When asked whether he thought Trump’s apology was enough, Christie responded, “I didn’t think it was on Friday or Saturday, and I told him that. I would have done it much differently.” “He should have been much more direct and much more focused on saying, just saying, “‘I’m sorry’ and only ‘I’m sorry,’” Christie added. ABC News

What bothers me so much about Trump’s statement is that it set a poor example for other people to follow.  It reinforces our low view of what makes up an apology. He’s not alone. Most people in the news offer an apology similar to Trump’s.

These “apologies” confuse people about what is necessary to reconcile an offense. Just because they use the words “I apologize” doesn’t mean it’s a true apology. We should expect more from them.

Cheap Grace

The response that I’ve heard from many people is that, “He apologized. I forgive him. Let’s move on.” I’m all for forgiveness, but the sentence I just quoted lacks a great deal of logic for these reasons:

  • “He apologized.” No he didn’t, for the reasons I mentioned above. He only said the words “I apologize.” It was merely his attempt to appease people who were offended.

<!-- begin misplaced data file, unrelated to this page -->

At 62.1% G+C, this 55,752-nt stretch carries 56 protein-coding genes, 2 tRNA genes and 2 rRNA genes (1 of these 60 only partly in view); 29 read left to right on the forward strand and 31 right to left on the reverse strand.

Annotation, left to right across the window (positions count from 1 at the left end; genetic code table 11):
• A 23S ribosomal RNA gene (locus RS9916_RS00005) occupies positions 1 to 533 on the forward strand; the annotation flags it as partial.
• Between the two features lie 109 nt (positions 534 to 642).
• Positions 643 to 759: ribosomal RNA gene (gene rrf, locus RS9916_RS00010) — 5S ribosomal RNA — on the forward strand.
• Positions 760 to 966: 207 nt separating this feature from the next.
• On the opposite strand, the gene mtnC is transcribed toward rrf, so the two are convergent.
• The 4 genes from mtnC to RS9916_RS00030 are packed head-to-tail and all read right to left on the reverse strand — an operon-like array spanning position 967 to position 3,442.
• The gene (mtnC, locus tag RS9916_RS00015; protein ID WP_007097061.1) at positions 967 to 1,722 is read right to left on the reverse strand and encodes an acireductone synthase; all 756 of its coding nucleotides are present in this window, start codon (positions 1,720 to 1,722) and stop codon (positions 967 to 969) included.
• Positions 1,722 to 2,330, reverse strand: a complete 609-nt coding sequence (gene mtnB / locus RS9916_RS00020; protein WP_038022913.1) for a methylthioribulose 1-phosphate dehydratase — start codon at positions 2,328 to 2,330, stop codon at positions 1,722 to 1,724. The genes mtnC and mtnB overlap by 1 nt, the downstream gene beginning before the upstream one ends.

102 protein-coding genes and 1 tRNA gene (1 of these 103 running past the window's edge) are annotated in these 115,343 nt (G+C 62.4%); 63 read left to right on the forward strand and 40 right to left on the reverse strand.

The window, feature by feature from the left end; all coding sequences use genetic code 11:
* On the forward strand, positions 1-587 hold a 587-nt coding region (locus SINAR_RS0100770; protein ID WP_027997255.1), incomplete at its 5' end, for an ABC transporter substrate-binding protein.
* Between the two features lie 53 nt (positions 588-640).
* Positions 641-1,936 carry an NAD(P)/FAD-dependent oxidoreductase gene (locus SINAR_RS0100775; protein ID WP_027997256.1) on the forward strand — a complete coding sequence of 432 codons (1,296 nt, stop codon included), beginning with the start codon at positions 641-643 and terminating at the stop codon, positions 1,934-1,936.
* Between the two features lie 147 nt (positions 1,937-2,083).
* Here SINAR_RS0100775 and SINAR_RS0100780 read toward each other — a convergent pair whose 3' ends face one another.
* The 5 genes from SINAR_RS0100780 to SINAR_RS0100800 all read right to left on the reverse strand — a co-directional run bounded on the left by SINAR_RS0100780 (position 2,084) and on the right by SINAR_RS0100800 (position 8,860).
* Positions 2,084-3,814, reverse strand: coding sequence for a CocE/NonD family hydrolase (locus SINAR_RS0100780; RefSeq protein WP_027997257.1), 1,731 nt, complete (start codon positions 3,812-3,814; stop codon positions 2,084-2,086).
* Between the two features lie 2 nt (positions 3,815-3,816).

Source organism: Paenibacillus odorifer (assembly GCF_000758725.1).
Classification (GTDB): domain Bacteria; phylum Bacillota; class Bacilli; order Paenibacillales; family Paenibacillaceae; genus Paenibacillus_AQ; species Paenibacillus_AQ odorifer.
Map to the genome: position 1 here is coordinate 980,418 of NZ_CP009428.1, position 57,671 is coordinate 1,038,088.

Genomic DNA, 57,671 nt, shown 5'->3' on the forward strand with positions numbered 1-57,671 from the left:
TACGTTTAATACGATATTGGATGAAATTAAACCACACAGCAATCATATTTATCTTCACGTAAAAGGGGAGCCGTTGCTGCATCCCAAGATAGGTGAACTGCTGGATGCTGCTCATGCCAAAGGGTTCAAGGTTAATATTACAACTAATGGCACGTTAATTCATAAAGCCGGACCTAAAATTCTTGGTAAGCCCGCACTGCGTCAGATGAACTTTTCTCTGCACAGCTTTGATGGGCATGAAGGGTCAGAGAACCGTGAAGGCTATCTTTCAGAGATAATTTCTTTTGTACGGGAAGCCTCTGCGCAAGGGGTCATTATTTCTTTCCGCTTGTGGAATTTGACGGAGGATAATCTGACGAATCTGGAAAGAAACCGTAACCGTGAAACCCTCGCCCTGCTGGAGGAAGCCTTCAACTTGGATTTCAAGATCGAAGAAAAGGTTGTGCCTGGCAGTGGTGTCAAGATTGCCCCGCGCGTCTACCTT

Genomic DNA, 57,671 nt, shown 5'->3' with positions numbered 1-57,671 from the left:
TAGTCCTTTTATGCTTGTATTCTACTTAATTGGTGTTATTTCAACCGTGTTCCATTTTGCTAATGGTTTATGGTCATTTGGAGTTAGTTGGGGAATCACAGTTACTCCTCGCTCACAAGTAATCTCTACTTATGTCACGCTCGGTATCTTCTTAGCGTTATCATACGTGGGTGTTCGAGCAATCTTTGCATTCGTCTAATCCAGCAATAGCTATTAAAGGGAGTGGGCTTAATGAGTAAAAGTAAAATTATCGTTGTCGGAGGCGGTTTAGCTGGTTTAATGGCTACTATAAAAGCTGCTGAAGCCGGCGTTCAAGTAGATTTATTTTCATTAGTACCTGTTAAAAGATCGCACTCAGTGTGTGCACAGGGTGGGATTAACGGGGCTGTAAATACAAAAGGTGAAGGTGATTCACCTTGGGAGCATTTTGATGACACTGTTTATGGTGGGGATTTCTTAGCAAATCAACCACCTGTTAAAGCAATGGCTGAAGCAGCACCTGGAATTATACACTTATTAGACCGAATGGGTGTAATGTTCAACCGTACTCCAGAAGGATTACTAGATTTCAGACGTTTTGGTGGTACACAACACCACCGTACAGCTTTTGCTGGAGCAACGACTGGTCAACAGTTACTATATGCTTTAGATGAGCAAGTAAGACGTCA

• “I forgive him.” To “forgive” simply means to give up the right to get even with someone: to pay them back. So yes, we can hopefully all forgive Trump and not try to pay him back. No one should slander him or rob him of dignity, even though his words did that to others.
  • “Let’s move on.” To move on just because someone used the words, “I apologize” is naive at best. If the behavior in question is a pattern, then we have a right to ask for verification of a change of behavior.  We aren’t talking about the misbehavior of a neighbor or co-worker here. This is a candidate for the presidency of the United States. It’s fair to expect more.

I can forgive you for your behavior, but if your behavior broke my trust, then you need to rebuild my trust before I gift you with it again. To trust someone who hasn’t shown, what the Bible calls, “the fruits (evidence) of repentance” is foolish. You are asking to be hurt again.

It’s shameful to accept an “apology” or offer forgiveness simply to white-wash immoral behavior and release someone from their accountability to their behavior. That is what Dietrich Bonhoeffer referred to as “cheap grace.” God’s grace is more than mercy. It’s the power to live a new life and be a better person. I can forgive Donald Trump without him changing his behavior. But to trust him without him offering a true apology and rebuilding trust is to misunderstand and misuse the grace of God.

Seizing a Teachable Moment